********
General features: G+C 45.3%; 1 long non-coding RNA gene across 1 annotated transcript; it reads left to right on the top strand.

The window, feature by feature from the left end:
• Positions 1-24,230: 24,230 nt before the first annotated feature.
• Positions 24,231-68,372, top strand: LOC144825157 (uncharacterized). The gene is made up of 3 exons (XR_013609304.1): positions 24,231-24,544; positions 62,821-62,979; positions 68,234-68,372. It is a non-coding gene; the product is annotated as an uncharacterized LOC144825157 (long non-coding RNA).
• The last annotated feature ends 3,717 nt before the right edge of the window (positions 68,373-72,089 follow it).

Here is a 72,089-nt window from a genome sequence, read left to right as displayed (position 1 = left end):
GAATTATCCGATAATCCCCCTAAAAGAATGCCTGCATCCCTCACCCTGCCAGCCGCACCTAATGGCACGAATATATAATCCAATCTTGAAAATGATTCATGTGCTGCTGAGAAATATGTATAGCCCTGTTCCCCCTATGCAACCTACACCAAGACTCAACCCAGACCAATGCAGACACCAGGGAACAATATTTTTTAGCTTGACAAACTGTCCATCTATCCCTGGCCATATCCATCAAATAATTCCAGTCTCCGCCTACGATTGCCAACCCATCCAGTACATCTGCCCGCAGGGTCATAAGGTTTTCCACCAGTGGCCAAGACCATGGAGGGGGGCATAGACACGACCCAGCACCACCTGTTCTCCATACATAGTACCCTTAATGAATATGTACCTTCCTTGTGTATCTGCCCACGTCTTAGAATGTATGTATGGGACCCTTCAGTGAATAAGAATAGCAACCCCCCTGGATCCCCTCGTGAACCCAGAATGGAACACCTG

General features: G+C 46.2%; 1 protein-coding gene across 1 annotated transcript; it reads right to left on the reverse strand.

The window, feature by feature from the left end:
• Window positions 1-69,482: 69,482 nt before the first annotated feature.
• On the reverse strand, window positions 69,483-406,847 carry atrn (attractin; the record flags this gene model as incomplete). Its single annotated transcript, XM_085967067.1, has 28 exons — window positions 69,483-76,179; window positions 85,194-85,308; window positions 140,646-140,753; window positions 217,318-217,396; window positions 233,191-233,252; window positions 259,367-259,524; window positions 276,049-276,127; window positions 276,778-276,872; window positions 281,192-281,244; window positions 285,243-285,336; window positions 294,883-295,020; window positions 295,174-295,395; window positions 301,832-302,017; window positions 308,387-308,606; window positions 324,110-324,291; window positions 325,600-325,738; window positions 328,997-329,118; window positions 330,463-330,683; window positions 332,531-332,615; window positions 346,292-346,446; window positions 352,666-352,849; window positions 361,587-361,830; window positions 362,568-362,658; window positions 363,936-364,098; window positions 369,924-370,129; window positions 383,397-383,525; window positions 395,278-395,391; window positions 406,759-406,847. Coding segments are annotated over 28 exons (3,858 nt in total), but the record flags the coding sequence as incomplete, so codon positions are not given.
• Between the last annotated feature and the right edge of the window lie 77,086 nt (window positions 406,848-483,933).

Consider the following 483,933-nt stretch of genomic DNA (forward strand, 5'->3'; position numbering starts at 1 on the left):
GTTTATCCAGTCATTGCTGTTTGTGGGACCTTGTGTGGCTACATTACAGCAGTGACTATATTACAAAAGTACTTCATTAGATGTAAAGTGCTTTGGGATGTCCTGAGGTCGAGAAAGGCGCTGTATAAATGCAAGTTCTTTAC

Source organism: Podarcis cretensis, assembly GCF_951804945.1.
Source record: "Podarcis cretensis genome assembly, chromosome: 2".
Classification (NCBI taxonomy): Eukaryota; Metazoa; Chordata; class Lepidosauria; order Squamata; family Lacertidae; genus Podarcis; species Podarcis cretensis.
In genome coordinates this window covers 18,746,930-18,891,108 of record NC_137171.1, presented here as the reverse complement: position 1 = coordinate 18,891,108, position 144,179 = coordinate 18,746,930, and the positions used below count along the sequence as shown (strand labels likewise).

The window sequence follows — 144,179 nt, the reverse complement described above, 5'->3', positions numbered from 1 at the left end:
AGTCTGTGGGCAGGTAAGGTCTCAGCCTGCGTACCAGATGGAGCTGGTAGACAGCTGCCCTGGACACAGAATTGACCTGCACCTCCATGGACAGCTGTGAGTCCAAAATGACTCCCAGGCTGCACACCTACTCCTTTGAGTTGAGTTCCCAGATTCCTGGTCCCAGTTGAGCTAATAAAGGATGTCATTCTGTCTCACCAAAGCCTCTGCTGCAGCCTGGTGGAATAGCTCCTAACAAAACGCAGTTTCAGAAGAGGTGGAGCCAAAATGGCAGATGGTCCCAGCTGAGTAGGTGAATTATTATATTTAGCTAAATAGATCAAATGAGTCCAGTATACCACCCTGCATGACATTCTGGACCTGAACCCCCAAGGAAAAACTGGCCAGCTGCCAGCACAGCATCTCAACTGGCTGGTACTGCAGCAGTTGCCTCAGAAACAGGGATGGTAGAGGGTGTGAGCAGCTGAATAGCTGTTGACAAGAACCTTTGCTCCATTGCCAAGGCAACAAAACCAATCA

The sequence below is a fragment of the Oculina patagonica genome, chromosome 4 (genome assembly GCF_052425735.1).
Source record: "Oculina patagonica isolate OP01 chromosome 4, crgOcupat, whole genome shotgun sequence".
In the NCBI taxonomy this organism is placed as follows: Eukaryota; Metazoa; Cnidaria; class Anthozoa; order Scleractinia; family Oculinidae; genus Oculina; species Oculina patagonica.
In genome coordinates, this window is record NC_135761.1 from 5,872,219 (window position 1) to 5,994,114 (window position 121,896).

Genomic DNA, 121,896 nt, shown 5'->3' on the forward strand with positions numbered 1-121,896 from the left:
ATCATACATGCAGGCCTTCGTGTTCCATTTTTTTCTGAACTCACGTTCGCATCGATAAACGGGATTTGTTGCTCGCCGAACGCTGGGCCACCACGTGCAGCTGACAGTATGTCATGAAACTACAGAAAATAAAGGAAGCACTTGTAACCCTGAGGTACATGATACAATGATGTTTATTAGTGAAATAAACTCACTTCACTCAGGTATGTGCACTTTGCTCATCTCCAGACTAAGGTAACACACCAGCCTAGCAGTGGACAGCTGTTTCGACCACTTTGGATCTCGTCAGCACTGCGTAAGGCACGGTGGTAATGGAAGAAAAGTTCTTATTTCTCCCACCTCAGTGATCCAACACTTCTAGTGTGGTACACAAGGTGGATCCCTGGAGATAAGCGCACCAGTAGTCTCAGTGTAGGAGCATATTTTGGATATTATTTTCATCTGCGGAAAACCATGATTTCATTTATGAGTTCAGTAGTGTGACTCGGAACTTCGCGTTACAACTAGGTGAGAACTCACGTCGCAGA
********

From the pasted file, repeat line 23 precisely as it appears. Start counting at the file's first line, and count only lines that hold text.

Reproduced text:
In the NCBI taxonomy this organism is placed as follows: Eukaryota; Metazoa; Cnidaria; class Anthozoa; order Scleractinia; family Oculinidae; genus Oculina; species Oculina patagonica.